What is An Example Of A Famous Villanelle Poem?

by Amy

A villanelle is a highly structured poetic form consisting of 19 lines. The form is composed of five tercets (three-line stanzas) followed by a quatrain (four-line stanza). The rhyme scheme is intricate, adhering to ABA for the tercets and ABAA for the quatrain. Two lines, known as refrains, are repeated alternately at the end of each tercet and both appear in the final quatrain, creating a circular pattern and a sense of refrain.


19 lines: Five tercets (15 lines) and one quatrain (4 lines).


Refrains: The first and third lines of the initial tercet alternate as the last lines of the subsequent tercets and appear together as the closing lines of the quatrain.

Origins and Evolution

The villanelle originated as a form of rustic Italian folk song. It did not follow the strict structure we associate with it today. The French poet Jean Passerat is credited with the earliest known example of the fixed-form villanelle in the late 16th century. Over time, the form evolved, becoming more popular in the 19th and 20th centuries. It was embraced by poets for its musical quality and the emotional impact of its repetitive refrains.

Famous Villanelle Example

“Do Not Go Gentle into That Good Night” by Dylan Thomas. This poem, written by Welsh poet Dylan Thomas in 1947, is one of the most renowned examples of a villanelle. It addresses the poet’s plea to his dying father to resist death with fierce determination.

Analysis of the Example


The primary theme of “Do Not Go Gentle into That Good Night” is defiance against death. The poem encourages fighting against the inevitable, urging a vigorous resistance in the face of mortality.

Language and Style:

Repetition: The repeated refrains “Do not go gentle into that good night” and “Rage, rage against the dying of the light” intensify the poem’s emotional appeal and emphasize its urgent plea.

Imagery: Thomas uses vivid imagery, such as “Good men, the last wave by, crying how bright / Their frail deeds might have danced in a green bay,” to illustrate various responses to death and the value of fighting until the end.

Tone: The tone is both somber and fervent, reflecting the gravity of death and the passionate resistance to it.

Other Notable Villanelles

“One Art” by Elizabeth Bishop: This villanelle deals with themes of loss and acceptance, with the repeated line “The art of losing isn’t hard to master” providing a poignant refrain.


“The art of losing isn’t hard to master;
so many things seem filled with the intent
to be lost that their loss is no disaster.”

“Mad Girl’s Love Song” by Sylvia Plath: This poem explores themes of love, loss, and mental anguish, with the refrain “I shut my eyes and all the world drops dead.”


“I shut my eyes and all the world drops dead;
I lift my lids and all is born again.
(I think I made you up inside my head.)”

“The Waking” by Theodore Roethke: A meditation on life and awareness, this poem’s repeating lines, “I wake to sleep, and take my waking slow,” create a reflective and philosophical tone.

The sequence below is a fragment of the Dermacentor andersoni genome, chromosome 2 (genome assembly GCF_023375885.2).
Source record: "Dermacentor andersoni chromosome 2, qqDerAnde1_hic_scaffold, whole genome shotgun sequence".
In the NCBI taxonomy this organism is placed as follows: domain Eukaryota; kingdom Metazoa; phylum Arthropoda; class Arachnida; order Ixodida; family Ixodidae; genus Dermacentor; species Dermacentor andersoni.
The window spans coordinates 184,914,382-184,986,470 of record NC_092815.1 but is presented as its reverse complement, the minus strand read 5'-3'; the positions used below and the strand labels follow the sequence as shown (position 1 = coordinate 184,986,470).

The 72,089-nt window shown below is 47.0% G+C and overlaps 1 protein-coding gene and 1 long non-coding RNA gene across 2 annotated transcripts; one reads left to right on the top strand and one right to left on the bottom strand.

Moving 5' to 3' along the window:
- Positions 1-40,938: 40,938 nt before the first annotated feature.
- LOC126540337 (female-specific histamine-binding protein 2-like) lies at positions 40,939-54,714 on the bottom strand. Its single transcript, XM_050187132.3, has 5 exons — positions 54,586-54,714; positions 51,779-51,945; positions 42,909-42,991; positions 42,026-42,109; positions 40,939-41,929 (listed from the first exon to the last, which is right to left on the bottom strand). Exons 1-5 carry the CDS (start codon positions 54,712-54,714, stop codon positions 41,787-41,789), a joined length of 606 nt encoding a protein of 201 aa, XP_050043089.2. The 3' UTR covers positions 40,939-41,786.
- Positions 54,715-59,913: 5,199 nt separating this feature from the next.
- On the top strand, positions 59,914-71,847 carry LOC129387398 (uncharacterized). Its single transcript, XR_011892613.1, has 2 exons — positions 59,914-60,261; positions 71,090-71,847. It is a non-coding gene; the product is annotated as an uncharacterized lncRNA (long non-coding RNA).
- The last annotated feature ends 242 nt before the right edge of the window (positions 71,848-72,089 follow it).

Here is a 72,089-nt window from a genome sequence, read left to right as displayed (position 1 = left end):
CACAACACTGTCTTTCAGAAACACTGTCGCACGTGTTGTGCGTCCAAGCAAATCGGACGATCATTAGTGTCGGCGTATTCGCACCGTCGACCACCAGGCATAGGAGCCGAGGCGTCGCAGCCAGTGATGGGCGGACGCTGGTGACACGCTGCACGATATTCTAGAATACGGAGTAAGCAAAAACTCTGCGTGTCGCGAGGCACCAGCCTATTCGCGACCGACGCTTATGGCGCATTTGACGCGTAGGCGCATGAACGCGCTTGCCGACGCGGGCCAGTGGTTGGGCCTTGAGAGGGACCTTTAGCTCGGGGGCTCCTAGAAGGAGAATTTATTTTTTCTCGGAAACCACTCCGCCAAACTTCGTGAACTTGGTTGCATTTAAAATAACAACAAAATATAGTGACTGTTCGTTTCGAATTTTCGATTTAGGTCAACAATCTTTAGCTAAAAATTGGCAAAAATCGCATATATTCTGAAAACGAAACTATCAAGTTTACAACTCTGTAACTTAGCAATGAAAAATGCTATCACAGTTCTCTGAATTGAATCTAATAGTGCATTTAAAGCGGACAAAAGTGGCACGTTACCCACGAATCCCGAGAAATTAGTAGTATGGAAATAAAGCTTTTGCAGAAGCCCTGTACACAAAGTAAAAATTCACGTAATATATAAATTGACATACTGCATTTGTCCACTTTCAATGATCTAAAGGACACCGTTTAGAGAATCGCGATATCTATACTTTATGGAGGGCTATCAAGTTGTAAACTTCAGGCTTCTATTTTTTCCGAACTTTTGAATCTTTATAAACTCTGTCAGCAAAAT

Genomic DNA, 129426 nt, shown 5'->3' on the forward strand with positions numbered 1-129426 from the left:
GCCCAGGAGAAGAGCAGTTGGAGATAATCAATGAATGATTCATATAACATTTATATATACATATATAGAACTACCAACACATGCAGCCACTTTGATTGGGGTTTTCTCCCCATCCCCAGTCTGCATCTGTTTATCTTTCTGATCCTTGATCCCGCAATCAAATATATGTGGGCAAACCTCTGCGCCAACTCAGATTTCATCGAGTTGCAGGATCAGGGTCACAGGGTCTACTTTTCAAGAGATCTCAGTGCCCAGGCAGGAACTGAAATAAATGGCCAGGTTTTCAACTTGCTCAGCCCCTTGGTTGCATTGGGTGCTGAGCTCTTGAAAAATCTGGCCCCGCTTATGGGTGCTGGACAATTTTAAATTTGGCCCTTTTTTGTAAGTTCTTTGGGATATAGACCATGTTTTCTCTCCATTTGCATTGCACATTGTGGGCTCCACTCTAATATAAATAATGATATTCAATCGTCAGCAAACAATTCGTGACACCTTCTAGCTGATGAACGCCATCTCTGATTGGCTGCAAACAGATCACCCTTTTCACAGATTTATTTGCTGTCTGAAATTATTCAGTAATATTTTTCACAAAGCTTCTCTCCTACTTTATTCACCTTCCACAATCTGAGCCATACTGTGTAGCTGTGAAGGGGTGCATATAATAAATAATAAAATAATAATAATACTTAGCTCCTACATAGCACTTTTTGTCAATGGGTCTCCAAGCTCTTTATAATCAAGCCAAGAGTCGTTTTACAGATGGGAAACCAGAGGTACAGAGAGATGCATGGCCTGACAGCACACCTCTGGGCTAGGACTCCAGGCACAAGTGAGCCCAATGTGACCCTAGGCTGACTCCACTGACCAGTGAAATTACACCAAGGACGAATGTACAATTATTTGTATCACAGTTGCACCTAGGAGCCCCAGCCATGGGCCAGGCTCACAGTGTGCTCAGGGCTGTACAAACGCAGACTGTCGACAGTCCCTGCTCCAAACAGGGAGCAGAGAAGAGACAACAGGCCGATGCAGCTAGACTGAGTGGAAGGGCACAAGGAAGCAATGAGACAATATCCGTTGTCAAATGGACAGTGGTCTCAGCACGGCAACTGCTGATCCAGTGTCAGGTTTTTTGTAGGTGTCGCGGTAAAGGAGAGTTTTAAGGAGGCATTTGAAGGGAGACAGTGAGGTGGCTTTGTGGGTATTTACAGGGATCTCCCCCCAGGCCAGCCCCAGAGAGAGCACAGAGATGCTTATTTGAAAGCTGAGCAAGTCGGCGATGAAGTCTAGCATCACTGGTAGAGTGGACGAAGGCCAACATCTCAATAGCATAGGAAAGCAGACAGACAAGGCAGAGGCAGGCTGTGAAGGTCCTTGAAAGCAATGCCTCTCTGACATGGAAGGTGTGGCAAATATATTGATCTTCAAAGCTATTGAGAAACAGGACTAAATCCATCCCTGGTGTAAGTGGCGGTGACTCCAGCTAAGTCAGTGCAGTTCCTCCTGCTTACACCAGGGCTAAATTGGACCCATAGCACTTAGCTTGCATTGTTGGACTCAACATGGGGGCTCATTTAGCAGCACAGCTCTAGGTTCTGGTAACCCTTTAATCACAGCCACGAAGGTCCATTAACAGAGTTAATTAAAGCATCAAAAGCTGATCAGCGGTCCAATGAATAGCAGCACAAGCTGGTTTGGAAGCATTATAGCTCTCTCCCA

These examples demonstrate the villanelle’s versatility in expressing a wide range of emotions and themes, all while maintaining its characteristic structure and musicality.

FAQs about Villanelle Poems

1. What are some examples of a villanelle poem?

Some notable examples of villanelles include “Do Not Go Gentle into That Good Night” by Dylan Thomas, “One Art” by Elizabeth Bishop, “Mad Girl’s Love Song” by Sylvia Plath, and “If I Could Tell You” by W.H. Auden.

2. Who wrote the first villanelle poem?

The origins of the villanelle form are not attributed to a single poet. It evolved over time in France during the Renaissance period, with early examples found in the works of various poets. Jean Passerat, a French poet of the 16th century, is often credited with popularizing and formalizing the structure of the villanelle.

3.Is a villanelle a lyric poem?

Yes, a villanelle is considered a type of lyric poem. Lyric poetry is characterized by its expression of personal emotions and feelings, often in a musical and melodic manner. The repetitive and structured nature of the villanelle, along with its focus on themes of love, loss, and mortality, aligns it with the broader category of lyric poetry.

4.How do you write a simple villanelle?

Writing a villanelle involves adhering to its specific structure and rhyme scheme. Here’s a simplified guide to writing a basic villanelle:

  • Choose your refrain lines: Select two lines that will be repeated throughout the poem, usually the first and third lines.
  • Write your first tercet: Use the first refrain line as the final line of the tercet.
  • Write your second tercet: Use the second refrain line as the final line of this tercet.
  • Continue alternating tercets: Follow the ABA rhyme scheme for each tercet, with the first and third lines being the refrain lines.
  • Conclude with a quatrain: Use the refrain lines as the final two lines of the quatrain, maintaining the ABAA rhyme scheme.

Ensure the meter and syllable count are consistent throughout the poem, though this may vary depending on poetic preference. This basic structure allows for creative exploration within the constraints of the form, offering opportunities for nuanced expression and thematic development.

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